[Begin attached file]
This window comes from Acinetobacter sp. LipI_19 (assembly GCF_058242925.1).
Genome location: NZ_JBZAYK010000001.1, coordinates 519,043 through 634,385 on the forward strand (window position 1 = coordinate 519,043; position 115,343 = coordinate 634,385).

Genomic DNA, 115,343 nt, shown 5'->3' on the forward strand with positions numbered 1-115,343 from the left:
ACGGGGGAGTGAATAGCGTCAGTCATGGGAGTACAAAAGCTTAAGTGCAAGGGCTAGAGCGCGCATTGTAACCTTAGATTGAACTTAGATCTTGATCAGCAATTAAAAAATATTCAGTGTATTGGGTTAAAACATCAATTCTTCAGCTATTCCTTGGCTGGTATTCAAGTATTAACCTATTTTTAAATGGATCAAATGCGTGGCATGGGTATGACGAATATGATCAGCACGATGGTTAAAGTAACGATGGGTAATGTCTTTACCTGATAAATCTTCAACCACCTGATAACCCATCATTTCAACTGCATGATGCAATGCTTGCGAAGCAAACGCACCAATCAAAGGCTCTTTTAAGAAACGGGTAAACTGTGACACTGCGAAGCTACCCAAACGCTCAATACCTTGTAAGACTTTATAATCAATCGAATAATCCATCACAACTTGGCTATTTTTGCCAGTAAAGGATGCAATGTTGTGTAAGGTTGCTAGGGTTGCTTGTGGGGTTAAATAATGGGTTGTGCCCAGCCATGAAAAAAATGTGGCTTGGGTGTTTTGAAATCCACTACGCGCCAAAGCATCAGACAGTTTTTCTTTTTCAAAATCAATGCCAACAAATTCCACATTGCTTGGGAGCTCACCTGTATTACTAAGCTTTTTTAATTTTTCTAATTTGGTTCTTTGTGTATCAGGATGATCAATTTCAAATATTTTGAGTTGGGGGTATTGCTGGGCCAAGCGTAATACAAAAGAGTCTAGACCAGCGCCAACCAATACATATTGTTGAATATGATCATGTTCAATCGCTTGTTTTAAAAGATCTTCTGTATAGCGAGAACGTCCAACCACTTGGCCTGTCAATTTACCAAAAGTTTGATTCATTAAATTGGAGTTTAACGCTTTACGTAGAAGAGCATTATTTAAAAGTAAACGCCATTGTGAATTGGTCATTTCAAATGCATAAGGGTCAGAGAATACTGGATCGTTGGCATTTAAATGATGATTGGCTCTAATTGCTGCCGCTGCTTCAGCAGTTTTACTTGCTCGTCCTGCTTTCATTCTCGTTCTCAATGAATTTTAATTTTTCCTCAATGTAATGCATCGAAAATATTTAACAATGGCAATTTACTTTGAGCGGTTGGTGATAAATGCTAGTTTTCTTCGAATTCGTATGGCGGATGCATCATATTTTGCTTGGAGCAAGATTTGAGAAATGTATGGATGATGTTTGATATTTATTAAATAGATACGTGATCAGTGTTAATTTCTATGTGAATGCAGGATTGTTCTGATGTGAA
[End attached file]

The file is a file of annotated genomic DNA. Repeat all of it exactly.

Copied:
This window comes from Acinetobacter sp. LipI_19 (assembly GCF_058242925.1).
Genome location: NZ_JBZAYK010000001.1, coordinates 519,043 through 634,385 on the forward strand (window position 1 = coordinate 519,043; position 115,343 = coordinate 634,385).

Genomic DNA, 115,343 nt, shown 5'->3' on the forward strand with positions numbered 1-115,343 from the left:
ACGGGGGAGTGAATAGCGTCAGTCATGGGAGTACAAAAGCTTAAGTGCAAGGGCTAGAGCGCGCATTGTAACCTTAGATTGAACTTAGATCTTGATCAGCAATTAAAAAATATTCAGTGTATTGGGTTAAAACATCAATTCTTCAGCTATTCCTTGGCTGGTATTCAAGTATTAACCTATTTTTAAATGGATCAAATGCGTGGCATGGGTATGACGAATATGATCAGCACGATGGTTAAAGTAACGATGGGTAATGTCTTTACCTGATAAATCTTCAACCACCTGATAACCCATCATTTCAACTGCATGATGCAATGCTTGCGAAGCAAACGCACCAATCAAAGGCTCTTTTAAGAAACGGGTAAACTGTGACACTGCGAAGCTACCCAAACGCTCAATACCTTGTAAGACTTTATAATCAATCGAATAATCCATCACAACTTGGCTATTTTTGCCAGTAAAGGATGCAATGTTGTGTAAGGTTGCTAGGGTTGCTTGTGGGGTTAAATAATGGGTTGTGCCCAGCCATGAAAAAAATGTGGCTTGGGTGTTTTGAAATCCACTACGCGCCAAAGCATCAGACAGTTTTTCTTTTTCAAAATCAATGCCAACAAATTCCACATTGCTTGGGAGCTCACCTGTATTACTAAGCTTTTTTAATTTTTCTAATTTGGTTCTTTGTGTATCAGGATGATCAATTTCAAATATTTTGAGTTGGGGGTATTGCTGGGCCAAGCGTAATACAAAAGAGTCTAGACCAGCGCCAACCAATACATATTGTTGAATATGATCATGTTCAATCGCTTGTTTTAAAAGATCTTCTGTATAGCGAGAACGTCCAACCACTTGGCCTGTCAATTTACCAAAAGTTTGATTCATTAAATTGGAGTTTAACGCTTTACGTAGAAGAGCATTATTTAAAAGTAAACGCCATTGTGAATTGGTCATTTCAAATGCATAAGGGTCAGAGAATACTGGATCGTTGGCATTTAAATGATGATTGGCTCTAATTGCTGCCGCTGCTTCAGCAGTTTTACTTGCTCGTCCTGCTTTCATTCTCGTTCTCAATGAATTTTAATTTTTCCTCAATGTAATGCATCGAAAATATTTAACAATGGCAATTTACTTTGAGCGGTTGGTGATAAATGCTAGTTTTCTTCGAATTCGTATGGCGGATGCATCATATTTTGCTTGGAGCAAGATTTGAGAAATGTATGGATGATGTTTGATATTTATTAAATAGATACGTGATCAGTGTTAATTTCTATGTGAATGCAGGATTGTTCTGATGTGAA